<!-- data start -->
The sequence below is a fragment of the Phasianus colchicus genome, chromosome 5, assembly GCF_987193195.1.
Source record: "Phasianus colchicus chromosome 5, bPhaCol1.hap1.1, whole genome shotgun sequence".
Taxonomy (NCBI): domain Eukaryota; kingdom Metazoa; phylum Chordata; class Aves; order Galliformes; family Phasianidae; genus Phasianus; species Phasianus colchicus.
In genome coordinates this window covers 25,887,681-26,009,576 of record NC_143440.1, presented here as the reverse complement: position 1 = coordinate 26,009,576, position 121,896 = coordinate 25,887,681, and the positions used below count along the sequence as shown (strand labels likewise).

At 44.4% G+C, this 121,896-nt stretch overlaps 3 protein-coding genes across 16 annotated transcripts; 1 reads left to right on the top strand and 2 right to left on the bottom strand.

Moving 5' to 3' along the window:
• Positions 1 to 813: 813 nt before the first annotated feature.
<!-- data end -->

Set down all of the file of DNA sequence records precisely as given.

The sequence below is a fragment of the Phasianus colchicus genome, chromosome 5, assembly GCF_987193195.1.
Source record: "Phasianus colchicus chromosome 5, bPhaCol1.hap1.1, whole genome shotgun sequence".
Taxonomy (NCBI): domain Eukaryota; kingdom Metazoa; phylum Chordata; class Aves; order Galliformes; family Phasianidae; genus Phasianus; species Phasianus colchicus.
In genome coordinates this window covers 25,887,681-26,009,576 of record NC_143440.1, presented here as the reverse complement: position 1 = coordinate 26,009,576, position 121,896 = coordinate 25,887,681, and the positions used below count along the sequence as shown (strand labels likewise).

At 44.4% G+C, this 121,896-nt stretch overlaps 3 protein-coding genes across 16 annotated transcripts; 1 reads left to right on the top strand and 2 right to left on the bottom strand.

Moving 5' to 3' along the window:
• Positions 1 to 813: 813 nt before the first annotated feature.